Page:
The GHash press release continued with the following proposals:
“We also recognize however that a long term preventative solution to the threat of a 51% attack does have to be found, the current situation we find ourselves in (essentially being punished for our success) is damaging not only to us, but to the growth and acceptance of Bitcoin long term, which is something we are all striving for.
To that effect we are in the process of arranging contact to the leading mining pools and Bitcoin Foundation to propose a ‘round table’ meeting of the key players with the aim of discussing and negotiating collectively ways to address the decentralization of mining as an industry. Our aim is to do this quickly with a possible date coinciding with the CoinSummit Conference in London.”
This is certainly a step in the right direction. Inter-pool discussions have reportedly been taking place since 2012, and so far, GHash has been the only major pool not involved in the discussions. Hopefully with their support, the community can agree upon measures that can be taken to indefinitely prevent future 51 percent scares.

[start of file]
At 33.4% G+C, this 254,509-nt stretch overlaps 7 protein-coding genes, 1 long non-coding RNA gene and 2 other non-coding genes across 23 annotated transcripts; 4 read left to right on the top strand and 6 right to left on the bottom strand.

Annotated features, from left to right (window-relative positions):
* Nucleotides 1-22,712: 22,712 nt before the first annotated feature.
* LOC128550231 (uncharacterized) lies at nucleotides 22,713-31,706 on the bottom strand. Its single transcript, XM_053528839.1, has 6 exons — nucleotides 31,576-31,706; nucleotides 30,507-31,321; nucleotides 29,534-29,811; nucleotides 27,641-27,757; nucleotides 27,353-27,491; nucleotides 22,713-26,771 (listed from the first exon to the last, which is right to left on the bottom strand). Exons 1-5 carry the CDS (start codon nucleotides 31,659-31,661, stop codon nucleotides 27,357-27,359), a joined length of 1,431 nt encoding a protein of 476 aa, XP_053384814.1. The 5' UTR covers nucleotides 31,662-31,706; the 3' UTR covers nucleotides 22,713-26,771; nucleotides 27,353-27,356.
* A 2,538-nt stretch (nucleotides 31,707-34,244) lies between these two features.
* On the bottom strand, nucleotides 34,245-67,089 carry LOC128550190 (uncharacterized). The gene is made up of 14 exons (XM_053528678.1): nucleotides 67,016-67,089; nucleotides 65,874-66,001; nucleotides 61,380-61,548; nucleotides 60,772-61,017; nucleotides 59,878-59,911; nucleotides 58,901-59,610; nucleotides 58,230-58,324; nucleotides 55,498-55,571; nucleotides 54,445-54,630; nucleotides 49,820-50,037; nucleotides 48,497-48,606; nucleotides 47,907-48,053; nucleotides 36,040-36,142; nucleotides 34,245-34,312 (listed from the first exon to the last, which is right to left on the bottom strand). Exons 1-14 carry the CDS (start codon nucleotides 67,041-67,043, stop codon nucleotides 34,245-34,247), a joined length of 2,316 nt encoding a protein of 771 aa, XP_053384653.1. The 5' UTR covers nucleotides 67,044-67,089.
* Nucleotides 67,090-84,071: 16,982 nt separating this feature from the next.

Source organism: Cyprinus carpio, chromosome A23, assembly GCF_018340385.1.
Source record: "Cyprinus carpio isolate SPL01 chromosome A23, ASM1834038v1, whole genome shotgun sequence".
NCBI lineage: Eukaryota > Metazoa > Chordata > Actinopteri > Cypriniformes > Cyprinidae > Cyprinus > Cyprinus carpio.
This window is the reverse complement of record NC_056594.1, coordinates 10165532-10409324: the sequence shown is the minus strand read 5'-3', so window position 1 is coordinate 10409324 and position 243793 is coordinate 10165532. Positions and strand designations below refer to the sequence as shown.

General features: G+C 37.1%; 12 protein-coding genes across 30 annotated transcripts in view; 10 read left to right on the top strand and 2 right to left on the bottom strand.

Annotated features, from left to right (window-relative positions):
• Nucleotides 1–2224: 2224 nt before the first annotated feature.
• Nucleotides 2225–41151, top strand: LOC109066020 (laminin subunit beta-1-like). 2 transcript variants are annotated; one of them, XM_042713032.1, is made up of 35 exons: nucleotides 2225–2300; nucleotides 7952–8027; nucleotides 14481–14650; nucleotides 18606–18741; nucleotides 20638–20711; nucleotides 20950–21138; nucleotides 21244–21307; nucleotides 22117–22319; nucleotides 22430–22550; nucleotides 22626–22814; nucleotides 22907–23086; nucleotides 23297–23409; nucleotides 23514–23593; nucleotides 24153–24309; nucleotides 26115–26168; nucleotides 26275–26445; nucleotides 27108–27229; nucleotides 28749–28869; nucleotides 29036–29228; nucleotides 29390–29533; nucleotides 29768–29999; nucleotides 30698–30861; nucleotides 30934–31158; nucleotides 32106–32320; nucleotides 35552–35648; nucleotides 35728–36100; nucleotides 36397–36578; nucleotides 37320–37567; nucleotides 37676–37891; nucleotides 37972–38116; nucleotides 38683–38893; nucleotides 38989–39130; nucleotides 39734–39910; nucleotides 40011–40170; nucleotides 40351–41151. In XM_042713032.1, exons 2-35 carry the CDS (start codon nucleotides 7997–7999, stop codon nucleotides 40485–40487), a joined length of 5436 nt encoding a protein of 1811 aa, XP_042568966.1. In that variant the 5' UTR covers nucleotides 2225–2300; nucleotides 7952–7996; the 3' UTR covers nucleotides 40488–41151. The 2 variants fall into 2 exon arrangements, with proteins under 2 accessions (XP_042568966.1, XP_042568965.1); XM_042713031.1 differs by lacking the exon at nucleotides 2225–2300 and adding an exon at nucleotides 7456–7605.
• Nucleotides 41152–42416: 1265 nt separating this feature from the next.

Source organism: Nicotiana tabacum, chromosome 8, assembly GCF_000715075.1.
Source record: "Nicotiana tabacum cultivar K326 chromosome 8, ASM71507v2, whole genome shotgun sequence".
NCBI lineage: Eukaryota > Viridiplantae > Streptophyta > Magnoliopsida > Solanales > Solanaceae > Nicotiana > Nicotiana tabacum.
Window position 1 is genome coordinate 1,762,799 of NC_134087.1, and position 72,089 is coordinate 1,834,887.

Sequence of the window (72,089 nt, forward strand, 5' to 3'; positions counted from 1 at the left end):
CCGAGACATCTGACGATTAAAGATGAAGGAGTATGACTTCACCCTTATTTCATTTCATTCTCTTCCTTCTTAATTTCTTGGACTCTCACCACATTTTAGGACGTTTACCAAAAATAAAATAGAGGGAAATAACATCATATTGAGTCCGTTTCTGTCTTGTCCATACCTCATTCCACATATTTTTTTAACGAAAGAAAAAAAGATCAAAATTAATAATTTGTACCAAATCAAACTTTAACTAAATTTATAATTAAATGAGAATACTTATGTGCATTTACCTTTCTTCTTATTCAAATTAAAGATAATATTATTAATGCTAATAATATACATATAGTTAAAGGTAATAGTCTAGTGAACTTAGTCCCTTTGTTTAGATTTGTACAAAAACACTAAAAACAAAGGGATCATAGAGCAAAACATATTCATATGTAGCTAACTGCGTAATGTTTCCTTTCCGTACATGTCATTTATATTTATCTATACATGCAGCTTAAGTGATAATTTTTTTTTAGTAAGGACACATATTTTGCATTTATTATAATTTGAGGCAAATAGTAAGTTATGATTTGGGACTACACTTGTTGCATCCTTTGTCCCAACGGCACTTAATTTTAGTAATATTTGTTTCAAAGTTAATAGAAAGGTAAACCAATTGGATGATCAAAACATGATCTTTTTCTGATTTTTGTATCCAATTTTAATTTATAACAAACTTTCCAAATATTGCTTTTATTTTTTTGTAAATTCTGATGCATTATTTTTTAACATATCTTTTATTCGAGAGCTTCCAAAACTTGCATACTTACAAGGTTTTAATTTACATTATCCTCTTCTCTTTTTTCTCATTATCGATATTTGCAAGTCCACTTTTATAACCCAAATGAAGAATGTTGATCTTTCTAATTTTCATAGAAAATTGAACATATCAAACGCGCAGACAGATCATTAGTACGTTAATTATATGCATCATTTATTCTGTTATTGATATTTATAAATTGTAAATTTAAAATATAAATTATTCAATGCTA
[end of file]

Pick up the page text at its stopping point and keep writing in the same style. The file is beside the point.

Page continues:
And then there are those on Reddit claiming that the recent GHash press release directly contradicts past GHash actions.
“GHash/CEX also states that they do not wish to engage in a 51 percent attack or commit double-spends. This is a direct contradiction from when the community caught them engaging in double spends to cheat gambling sites,” wrote Reddit user ForestOfGrins.